“I’ve got clients who are shipping across the border and there have been no problems,” said Creary, who nonetheless is frustrated that executives of a Montreal company seeking to sell a software system for call-center operators in the U.S. have been unable to meet with potential customers. “These restrictions damage the building of ties across the border for business development. People have to have a degree of confidence in whom they deal with. It’s the personal relationships that matter.”
Trudeau said he would resist opening the border until he had assurance “that we have the mechanisms and the materials in place to deal with any further spreads or spikes in COVID-19.”
Moreover, the virus has strained Canada’s ability to regulate migration across the border, according to Geoffrey Hale, a political scientist at the University of Lethbridge in Alberta, a province that shares historic pioneer roots with the American Upper Midwest and that did $77.7 billion in trade across the border in 2018, making the U.S. by far Alberta’s largest trading partner.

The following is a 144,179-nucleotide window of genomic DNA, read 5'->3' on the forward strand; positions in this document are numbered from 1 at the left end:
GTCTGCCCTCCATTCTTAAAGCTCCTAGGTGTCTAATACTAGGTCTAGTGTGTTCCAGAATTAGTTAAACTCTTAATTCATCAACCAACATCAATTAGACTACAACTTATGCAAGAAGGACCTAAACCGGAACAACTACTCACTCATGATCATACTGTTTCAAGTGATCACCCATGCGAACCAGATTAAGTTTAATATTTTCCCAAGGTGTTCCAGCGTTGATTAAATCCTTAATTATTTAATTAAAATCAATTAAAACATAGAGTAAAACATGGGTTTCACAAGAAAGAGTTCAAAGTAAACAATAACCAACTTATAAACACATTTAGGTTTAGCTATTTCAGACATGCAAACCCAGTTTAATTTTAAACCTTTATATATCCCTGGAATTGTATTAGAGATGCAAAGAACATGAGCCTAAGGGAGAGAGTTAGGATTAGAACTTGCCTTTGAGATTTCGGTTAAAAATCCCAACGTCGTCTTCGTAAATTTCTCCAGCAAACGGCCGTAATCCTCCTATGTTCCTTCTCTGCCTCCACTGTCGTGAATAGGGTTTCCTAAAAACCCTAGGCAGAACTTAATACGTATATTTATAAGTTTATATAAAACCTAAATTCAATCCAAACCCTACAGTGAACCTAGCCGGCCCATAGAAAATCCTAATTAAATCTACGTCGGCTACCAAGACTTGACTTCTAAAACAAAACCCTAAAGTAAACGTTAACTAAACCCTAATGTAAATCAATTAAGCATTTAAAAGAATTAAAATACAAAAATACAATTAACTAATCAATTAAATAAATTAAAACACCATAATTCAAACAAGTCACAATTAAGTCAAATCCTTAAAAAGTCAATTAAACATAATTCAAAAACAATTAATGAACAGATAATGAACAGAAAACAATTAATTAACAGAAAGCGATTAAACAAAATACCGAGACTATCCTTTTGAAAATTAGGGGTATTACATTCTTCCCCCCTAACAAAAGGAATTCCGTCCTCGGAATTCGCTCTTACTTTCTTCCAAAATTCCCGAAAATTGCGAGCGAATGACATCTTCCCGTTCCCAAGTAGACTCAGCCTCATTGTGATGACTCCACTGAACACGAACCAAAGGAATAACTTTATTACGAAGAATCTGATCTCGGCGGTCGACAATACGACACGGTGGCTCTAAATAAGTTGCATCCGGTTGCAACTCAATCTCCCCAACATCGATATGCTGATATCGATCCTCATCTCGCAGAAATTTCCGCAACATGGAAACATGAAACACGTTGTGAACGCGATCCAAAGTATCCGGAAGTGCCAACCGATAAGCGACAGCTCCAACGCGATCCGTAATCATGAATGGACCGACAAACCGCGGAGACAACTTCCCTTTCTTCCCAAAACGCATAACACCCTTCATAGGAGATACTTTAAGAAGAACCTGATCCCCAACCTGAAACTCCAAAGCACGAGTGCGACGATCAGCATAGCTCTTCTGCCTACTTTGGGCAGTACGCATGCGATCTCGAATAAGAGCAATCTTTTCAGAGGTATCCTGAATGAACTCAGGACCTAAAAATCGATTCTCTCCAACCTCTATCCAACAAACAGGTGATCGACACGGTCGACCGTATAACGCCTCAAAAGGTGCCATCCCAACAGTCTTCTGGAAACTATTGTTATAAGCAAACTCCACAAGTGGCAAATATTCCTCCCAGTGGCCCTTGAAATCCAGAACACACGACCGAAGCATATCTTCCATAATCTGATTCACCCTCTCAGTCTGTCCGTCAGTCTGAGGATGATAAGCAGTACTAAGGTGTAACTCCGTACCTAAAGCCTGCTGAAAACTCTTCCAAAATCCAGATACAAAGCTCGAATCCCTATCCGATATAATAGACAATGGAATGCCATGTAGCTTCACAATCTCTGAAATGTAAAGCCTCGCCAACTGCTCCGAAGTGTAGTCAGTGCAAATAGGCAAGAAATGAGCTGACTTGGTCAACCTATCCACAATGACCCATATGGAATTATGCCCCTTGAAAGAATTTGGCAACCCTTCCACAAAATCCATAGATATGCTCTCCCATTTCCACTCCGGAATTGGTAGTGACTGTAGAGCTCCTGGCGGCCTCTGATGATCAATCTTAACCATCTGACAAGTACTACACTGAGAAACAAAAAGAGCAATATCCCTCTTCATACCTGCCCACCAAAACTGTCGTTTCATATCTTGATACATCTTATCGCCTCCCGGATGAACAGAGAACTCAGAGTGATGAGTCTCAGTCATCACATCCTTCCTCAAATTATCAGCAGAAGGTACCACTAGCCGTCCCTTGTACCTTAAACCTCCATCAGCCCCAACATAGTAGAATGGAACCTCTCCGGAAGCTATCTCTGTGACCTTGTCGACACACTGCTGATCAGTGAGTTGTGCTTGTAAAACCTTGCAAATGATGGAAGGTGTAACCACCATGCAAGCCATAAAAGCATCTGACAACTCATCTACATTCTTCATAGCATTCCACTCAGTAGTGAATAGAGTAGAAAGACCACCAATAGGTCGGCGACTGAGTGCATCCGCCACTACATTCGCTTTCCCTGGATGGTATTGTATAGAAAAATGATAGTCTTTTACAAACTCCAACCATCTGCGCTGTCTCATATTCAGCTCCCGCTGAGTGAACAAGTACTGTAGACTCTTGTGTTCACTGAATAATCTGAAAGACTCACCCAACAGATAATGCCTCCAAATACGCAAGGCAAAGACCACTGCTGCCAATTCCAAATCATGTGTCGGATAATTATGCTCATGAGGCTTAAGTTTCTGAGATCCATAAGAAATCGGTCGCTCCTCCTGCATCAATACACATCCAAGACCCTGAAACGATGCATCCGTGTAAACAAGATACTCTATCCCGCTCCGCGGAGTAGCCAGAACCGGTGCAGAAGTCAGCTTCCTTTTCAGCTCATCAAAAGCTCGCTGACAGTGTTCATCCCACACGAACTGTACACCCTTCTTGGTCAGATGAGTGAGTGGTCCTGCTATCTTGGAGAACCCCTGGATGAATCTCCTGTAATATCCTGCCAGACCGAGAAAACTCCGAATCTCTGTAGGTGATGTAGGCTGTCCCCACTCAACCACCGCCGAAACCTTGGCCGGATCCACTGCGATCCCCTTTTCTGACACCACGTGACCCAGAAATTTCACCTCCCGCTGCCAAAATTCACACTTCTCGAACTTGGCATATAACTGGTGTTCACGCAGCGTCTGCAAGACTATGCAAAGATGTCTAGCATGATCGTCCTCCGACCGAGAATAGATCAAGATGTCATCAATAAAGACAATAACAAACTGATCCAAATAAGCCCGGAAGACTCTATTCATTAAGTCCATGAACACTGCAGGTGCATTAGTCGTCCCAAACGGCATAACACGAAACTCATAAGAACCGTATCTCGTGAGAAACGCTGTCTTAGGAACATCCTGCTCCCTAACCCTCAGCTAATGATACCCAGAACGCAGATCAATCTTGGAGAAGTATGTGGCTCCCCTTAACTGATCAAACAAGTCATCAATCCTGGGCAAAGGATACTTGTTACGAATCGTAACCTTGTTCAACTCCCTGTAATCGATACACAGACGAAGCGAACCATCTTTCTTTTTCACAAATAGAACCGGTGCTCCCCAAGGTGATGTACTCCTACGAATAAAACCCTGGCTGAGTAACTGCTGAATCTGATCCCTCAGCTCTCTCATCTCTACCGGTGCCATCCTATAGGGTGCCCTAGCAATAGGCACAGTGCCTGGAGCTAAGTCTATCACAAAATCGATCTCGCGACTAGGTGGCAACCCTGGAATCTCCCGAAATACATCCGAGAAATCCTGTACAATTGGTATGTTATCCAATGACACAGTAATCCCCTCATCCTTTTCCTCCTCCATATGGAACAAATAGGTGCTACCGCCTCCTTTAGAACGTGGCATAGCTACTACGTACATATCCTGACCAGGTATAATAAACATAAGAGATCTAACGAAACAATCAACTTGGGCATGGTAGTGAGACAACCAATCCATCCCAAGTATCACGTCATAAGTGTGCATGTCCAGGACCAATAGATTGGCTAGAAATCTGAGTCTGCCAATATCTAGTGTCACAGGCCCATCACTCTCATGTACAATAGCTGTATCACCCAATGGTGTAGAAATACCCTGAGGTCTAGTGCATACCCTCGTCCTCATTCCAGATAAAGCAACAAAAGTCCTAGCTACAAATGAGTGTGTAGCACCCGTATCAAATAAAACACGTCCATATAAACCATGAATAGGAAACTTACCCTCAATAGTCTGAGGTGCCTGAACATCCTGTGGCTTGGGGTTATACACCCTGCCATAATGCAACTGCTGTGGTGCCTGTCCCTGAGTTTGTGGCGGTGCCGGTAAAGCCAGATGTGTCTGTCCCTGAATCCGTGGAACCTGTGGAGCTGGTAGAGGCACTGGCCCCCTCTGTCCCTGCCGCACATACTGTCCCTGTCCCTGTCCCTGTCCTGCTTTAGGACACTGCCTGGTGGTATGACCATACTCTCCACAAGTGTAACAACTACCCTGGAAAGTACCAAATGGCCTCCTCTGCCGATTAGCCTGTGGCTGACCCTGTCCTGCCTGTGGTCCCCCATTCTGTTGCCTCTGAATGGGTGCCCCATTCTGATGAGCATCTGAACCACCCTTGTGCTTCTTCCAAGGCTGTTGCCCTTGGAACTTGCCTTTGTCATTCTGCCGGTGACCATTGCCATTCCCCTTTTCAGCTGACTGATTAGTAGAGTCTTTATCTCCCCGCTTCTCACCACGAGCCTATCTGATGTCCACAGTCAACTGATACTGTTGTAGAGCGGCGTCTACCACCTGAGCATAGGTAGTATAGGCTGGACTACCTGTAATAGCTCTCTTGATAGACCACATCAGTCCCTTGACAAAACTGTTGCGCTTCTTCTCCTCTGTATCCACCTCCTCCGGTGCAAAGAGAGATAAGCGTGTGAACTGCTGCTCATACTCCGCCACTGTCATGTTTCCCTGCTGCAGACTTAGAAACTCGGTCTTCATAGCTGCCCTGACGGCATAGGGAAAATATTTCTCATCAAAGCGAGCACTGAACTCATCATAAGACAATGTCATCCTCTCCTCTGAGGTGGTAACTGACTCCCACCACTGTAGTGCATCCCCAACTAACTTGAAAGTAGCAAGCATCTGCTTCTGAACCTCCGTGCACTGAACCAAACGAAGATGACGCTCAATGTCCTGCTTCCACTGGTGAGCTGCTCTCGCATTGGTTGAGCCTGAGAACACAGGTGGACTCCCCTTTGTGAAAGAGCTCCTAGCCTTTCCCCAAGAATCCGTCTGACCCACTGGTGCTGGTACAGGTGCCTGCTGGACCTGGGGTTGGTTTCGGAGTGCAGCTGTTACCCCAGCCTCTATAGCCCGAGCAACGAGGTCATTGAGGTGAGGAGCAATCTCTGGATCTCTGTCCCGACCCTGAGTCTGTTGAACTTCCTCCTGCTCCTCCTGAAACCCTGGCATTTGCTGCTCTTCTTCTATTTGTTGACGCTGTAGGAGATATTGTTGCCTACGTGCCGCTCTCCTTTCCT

“Right now the approach to phased reopening requires a capacity to move in a very measured fashion with the capacity to tighten up domestically,” Hale said. “There are significant concerns in the major borderlands regions. And we are not in a public health position to manage long volumes of cross border traffic at the major border crossings.”